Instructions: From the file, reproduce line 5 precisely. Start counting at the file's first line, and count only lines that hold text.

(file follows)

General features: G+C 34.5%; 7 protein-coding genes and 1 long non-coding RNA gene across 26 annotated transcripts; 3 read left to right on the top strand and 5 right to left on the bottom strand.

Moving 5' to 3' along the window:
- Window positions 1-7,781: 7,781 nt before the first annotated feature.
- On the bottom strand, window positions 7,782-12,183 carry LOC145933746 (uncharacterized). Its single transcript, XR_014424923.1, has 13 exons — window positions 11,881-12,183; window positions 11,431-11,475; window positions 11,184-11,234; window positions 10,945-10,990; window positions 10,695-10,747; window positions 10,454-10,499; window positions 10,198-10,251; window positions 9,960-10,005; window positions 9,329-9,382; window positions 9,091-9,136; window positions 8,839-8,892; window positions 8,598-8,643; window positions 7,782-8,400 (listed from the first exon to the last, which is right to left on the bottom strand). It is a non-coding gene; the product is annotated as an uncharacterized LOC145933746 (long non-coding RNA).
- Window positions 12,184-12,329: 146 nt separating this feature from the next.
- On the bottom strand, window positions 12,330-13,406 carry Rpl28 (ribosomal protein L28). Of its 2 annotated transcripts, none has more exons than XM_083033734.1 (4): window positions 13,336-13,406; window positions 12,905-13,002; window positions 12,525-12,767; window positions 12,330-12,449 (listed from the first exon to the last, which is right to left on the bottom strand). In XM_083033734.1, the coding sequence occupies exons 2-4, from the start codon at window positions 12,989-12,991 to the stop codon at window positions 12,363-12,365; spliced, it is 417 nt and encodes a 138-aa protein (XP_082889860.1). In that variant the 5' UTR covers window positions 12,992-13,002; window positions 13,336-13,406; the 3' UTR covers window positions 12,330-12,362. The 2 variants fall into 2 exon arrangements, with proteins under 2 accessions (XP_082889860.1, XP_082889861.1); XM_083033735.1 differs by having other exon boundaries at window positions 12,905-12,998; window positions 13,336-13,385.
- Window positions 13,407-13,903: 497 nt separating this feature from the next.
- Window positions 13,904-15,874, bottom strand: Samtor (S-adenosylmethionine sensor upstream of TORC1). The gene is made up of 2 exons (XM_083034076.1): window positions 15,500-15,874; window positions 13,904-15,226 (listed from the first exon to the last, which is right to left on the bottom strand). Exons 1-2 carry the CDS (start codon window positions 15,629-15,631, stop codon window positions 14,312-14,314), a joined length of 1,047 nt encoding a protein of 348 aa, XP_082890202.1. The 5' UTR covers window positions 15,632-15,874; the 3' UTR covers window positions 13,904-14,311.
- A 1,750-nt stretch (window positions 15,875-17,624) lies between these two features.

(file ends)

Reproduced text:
- Window positions 12,184-12,329: 146 nt separating this feature from the next.